Cultivating Laterality in Learning Communities in Singapore Education System - Scaling of Innovation through Networked Learning Community

Project Number
AFR 01/15 HJS

Project Duration
March 2016 - February 2018

Status
In-Progress

Abstract
This study seeks to investigate laterality in Singapore education systems. It will contribute to the nascent research on lateral networks used as a strategy to develop teachers professionally in such systems. It could assist in formulating policy to build lateral networks across schools as networked learning communities are critical to the scaling of innovations among teachers. A qualitative exploratory case study approach will be used in building the preliminary framework. The case study will include our past studies on Learning Communities at ETD, networks of schools and possibly Network Learning Communities at AST. Data will be collected from multiple sources that include semi-open interviews, observation and focus group discussions. To draw out the principles of laterality in Singapore education systems, the data will be transcribed and triangulated to analyse for themes and patterns. Subsequently, a preliminary framework for designing laterality will be developed. The findings may elicit new meaningful dimensions and sub-dimensions about laterality that are peculiar to Singapore education system. A framework of laterality for future consideration in linking schools is a possibility. The integration between the network dimensions from emerging and designed contexts will be documented. Findings may provide evidence of how teachers may benefit from the lateral network in a centralised system. Finally, empirical evidence on the evolutionary trajectory of the lateral networks is a contribution for future research. We seek to study how teachers are groomed to realize their fullest potential through networks that leverage on the efficient elements of hierarchy systems as well as social affordances of laterality. Challenges include building trust with the teachers and schools in enacting the framework. Another challenge would be studying the extent to which involvement of the teachers reflects their true belief in the networks. There would also be challenges in documenting the degree of which a change in teachers’ discourse or practice are directly a consequence of the teachers’ participation in the activities of the lateral network. A systematic approach in staging the research may assist in minimalizing these challenges.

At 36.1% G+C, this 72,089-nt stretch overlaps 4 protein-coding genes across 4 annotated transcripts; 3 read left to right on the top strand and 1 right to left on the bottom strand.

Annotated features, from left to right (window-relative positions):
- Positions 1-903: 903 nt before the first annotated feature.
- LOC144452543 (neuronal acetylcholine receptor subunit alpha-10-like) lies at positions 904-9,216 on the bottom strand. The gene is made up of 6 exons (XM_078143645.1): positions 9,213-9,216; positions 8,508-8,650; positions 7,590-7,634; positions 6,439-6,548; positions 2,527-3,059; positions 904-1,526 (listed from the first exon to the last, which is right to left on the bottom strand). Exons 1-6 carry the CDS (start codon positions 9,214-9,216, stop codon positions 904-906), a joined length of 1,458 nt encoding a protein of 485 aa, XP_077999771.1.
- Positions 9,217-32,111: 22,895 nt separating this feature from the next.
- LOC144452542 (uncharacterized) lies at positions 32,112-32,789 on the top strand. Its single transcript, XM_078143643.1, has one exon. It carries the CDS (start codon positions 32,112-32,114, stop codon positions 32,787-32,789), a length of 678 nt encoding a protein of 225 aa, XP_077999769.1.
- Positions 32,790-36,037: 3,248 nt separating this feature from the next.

Funding Source
MOE

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